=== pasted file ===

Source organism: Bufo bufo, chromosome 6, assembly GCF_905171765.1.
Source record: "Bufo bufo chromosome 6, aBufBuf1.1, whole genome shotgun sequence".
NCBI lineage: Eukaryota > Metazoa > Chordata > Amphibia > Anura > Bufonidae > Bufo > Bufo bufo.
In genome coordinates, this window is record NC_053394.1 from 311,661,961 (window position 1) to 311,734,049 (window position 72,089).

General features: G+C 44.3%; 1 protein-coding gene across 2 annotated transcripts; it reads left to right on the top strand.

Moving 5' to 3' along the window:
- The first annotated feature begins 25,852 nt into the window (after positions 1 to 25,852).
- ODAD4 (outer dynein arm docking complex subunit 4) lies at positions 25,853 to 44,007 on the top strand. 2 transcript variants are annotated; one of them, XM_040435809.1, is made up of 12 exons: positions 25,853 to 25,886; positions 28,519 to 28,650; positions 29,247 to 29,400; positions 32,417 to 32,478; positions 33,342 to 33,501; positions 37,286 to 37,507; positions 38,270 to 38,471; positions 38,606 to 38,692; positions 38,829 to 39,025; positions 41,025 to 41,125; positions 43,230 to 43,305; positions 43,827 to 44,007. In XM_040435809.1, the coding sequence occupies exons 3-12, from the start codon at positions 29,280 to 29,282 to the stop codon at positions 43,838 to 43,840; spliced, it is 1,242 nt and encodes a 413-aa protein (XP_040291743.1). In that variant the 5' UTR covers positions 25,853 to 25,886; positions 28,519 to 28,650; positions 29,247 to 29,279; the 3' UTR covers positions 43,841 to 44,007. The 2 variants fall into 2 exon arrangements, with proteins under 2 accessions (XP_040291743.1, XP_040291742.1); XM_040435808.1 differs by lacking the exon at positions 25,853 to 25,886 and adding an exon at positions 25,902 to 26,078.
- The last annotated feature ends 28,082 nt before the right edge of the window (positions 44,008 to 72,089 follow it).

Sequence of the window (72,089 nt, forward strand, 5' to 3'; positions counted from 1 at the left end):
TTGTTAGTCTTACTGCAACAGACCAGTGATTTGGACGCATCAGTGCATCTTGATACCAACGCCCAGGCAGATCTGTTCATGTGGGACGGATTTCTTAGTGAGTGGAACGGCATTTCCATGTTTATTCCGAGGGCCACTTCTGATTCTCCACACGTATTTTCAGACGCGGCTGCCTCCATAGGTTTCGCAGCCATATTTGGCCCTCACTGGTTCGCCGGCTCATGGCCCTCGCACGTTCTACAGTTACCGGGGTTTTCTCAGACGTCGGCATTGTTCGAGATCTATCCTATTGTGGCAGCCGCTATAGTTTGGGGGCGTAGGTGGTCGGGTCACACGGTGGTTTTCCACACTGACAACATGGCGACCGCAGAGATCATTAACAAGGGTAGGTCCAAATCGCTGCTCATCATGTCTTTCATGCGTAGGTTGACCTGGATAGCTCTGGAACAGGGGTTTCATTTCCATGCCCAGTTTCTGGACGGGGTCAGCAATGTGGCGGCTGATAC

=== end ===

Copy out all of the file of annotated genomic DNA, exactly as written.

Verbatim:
Source organism: Bufo bufo, chromosome 6, assembly GCF_905171765.1.
Source record: "Bufo bufo chromosome 6, aBufBuf1.1, whole genome shotgun sequence".
NCBI lineage: Eukaryota > Metazoa > Chordata > Amphibia > Anura > Bufonidae > Bufo > Bufo bufo.
In genome coordinates, this window is record NC_053394.1 from 311,661,961 (window position 1) to 311,734,049 (window position 72,089).

General features: G+C 44.3%; 1 protein-coding gene across 2 annotated transcripts; it reads left to right on the top strand.

Moving 5' to 3' along the window:
- The first annotated feature begins 25,852 nt into the window (after positions 1 to 25,852).
- ODAD4 (outer dynein arm docking complex subunit 4) lies at positions 25,853 to 44,007 on the top strand. 2 transcript variants are annotated; one of them, XM_040435809.1, is made up of 12 exons: positions 25,853 to 25,886; positions 28,519 to 28,650; positions 29,247 to 29,400; positions 32,417 to 32,478; positions 33,342 to 33,501; positions 37,286 to 37,507; positions 38,270 to 38,471; positions 38,606 to 38,692; positions 38,829 to 39,025; positions 41,025 to 41,125; positions 43,230 to 43,305; positions 43,827 to 44,007. In XM_040435809.1, the coding sequence occupies exons 3-12, from the start codon at positions 29,280 to 29,282 to the stop codon at positions 43,838 to 43,840; spliced, it is 1,242 nt and encodes a 413-aa protein (XP_040291743.1). In that variant the 5' UTR covers positions 25,853 to 25,886; positions 28,519 to 28,650; positions 29,247 to 29,279; the 3' UTR covers positions 43,841 to 44,007. The 2 variants fall into 2 exon arrangements, with proteins under 2 accessions (XP_040291743.1, XP_040291742.1); XM_040435808.1 differs by lacking the exon at positions 25,853 to 25,886 and adding an exon at positions 25,902 to 26,078.
- The last annotated feature ends 28,082 nt before the right edge of the window (positions 44,008 to 72,089 follow it).

Sequence of the window (72,089 nt, forward strand, 5' to 3'; positions counted from 1 at the left end):
TTGTTAGTCTTACTGCAACAGACCAGTGATTTGGACGCATCAGTGCATCTTGATACCAACGCCCAGGCAGATCTGTTCATGTGGGACGGATTTCTTAGTGAGTGGAACGGCATTTCCATGTTTATTCCGAGGGCCACTTCTGATTCTCCACACGTATTTTCAGACGCGGCTGCCTCCATAGGTTTCGCAGCCATATTTGGCCCTCACTGGTTCGCCGGCTCATGGCCCTCGCACGTTCTACAGTTACCGGGGTTTTCTCAGACGTCGGCATTGTTCGAGATCTATCCTATTGTGGCAGCCGCTATAGTTTGGGGGCGTAGGTGGTCGGGTCACACGGTGGTTTTCCACACTGACAACATGGCGACCGCAGAGATCATTAACAAGGGTAGGTCCAAATCGCTGCTCATCATGTCTTTCATGCGTAGGTTGACCTGGATAGCTCTGGAACAGGGGTTTCATTTCCATGCCCAGTTTCTGGACGGGGTCAGCAATGTGGCGGCTGATAC